Online Buyer Protection is Too Strong.
Let me give you a little background to this article. I am an Amazon and eBay seller, but I mainly sell on Amazon.
Buyer Protection is so strong for online sales it actually can make many businesses (especially small ones) suffer.
When buying on Amazon.com you are protected by three layers of protection.
1) The fear of a seller receiving negative feedback
2) Amazon’s in-house protection called “A-to-Z claims”
3) Your credit card company issuing a chargeback
With these three layers, it is virtually impossible to have a bad transaction on Amazon. For those who do not already know Amazon has three types ways to Buy items.
1) From Amazon.com themselves
2) From Amazon.com Retailers (Small to Large Businesses that use Amazon as a platform to sell)
3) Individuals that sell
Lets say you buy an iPad on Amazon.com for $350 used from John Doe. John doe has 100 feedback and only 1 neutral and 1 negative feedback (98% positive). You receive the iPad and something is wrong with it. You have 14 days to automatically get your money back (you will be required to return the item) through Amazon.com’s “A-to-Z Guarantee”. You contact the seller and tell them you want a refund – they tell you that they will not refund your $350. Too bad for John Doe the seller. You as the buyer win any and all claims against the seller. You have 14 days (or longer) of receipt of the item to get back your money in virtually any situation. This situation is very unlikely though because negative feedback is a mark of death at Amazon.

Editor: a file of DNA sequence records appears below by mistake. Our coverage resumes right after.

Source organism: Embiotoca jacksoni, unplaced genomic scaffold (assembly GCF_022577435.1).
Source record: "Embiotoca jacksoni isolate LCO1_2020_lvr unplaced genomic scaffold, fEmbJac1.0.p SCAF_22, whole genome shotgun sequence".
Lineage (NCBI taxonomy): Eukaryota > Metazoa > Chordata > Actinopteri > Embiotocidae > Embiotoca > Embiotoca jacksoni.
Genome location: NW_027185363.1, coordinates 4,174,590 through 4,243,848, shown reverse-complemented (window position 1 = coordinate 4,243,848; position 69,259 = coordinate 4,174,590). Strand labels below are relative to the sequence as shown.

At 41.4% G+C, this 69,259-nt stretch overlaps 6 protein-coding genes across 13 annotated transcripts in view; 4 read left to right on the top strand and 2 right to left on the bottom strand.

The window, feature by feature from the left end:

If you as a seller receive negative feedback your funds can become locked (normally for long periods of time) and your account goes on probation or is completely banned for life. It doesn’t take much to get in trouble either, many sellers on forums claim they have 99+% feedback on 1000’s of sales but one string of a couple negative feedback resulted in a lifetime ban. Amazon is heavily criticized by sellers for always taking the buyers position on a sales, but for amazon there is no incentive for them not to side with the buyer.
If Amazon sides with the buyer and take the money back from the seller, they make the customer happy and the seller angry. The seller being angry has no effect on Amazon. There is always another person ready to sell, so banning a few people and possibly allowing fraud or theft of the seller’s items does not phase Amazon. You as a seller might have a legitimate case against the buyer, but Amazon would have to hear your case and see your evidence to make a logical ruling, which costs man hours that they do not want to spend. It’s cheaper and better for Amazon to side with the buyer, so they are going to in virtually all situations.
The unlikely event happens, Amazon sides with the seller. You as the buyer are out of luck, aren’t you? Nope. Call your credit card company and make a chargeback. If you are with a major credit card company (Especially AMEX) you have a very good chance (I would guess about 98% chance) of getting your money back. Some credit card companies don’t even ask many questions.
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